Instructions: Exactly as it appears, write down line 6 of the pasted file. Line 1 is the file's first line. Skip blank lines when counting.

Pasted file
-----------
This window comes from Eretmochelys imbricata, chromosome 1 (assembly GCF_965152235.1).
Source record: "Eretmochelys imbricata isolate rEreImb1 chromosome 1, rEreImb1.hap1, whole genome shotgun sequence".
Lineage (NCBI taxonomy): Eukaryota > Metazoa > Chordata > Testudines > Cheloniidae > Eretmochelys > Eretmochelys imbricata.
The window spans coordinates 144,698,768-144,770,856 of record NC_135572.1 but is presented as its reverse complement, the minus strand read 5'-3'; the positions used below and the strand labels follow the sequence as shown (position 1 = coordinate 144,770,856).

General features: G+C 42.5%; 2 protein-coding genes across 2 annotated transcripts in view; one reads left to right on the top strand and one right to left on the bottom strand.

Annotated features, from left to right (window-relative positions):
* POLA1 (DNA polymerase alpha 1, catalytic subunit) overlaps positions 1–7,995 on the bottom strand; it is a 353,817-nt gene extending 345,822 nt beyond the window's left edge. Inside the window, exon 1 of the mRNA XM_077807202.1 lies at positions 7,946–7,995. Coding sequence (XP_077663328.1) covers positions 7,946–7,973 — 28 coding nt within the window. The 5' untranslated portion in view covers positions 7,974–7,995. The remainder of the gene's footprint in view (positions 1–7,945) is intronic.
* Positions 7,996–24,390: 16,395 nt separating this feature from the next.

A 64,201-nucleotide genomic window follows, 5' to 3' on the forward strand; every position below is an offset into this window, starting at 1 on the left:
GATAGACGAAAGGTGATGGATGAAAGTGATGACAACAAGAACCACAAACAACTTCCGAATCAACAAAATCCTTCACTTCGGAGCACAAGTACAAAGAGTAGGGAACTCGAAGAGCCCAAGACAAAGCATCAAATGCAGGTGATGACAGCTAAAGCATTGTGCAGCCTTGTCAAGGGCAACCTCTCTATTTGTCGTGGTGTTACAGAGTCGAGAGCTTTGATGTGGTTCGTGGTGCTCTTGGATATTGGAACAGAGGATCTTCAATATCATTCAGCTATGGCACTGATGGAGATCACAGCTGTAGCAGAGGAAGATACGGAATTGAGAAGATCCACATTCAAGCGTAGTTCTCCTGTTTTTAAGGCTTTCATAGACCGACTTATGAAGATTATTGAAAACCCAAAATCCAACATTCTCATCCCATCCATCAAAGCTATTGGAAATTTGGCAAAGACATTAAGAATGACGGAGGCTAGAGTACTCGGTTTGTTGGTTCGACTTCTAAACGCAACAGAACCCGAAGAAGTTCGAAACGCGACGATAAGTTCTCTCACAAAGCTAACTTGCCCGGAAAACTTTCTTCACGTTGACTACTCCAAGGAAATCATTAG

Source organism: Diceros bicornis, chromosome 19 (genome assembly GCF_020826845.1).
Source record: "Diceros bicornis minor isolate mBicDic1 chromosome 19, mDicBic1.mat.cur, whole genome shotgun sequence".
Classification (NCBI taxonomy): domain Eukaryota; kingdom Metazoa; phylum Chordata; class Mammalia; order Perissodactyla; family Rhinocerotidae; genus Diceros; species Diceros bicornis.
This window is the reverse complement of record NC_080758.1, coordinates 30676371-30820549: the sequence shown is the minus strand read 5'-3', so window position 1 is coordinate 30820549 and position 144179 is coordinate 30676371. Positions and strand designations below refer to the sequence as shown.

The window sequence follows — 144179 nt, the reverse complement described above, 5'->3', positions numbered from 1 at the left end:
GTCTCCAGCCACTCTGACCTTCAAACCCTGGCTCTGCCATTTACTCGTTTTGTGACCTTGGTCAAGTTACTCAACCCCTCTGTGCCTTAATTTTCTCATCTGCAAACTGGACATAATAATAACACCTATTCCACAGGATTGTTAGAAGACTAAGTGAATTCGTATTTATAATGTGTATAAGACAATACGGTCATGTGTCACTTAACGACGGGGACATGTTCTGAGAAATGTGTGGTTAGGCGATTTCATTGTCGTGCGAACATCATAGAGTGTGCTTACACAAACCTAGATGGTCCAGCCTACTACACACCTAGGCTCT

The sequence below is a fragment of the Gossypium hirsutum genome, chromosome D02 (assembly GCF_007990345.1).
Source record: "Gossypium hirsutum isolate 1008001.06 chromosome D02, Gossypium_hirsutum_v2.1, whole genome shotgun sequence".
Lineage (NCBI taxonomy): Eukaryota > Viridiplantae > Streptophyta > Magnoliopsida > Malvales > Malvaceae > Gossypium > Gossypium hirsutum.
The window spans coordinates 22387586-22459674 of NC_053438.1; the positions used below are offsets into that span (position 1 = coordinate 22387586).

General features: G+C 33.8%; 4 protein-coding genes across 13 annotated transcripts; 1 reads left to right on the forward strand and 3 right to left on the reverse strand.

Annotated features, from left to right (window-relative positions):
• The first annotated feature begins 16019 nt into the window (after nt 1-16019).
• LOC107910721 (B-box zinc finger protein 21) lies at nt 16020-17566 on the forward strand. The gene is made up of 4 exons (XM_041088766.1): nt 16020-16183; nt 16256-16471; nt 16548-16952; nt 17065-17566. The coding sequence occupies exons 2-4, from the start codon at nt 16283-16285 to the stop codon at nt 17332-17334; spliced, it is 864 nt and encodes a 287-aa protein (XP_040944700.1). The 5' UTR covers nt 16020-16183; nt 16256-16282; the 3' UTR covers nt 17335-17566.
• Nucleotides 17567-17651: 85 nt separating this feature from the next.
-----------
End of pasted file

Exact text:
Annotated features, from left to right (window-relative positions):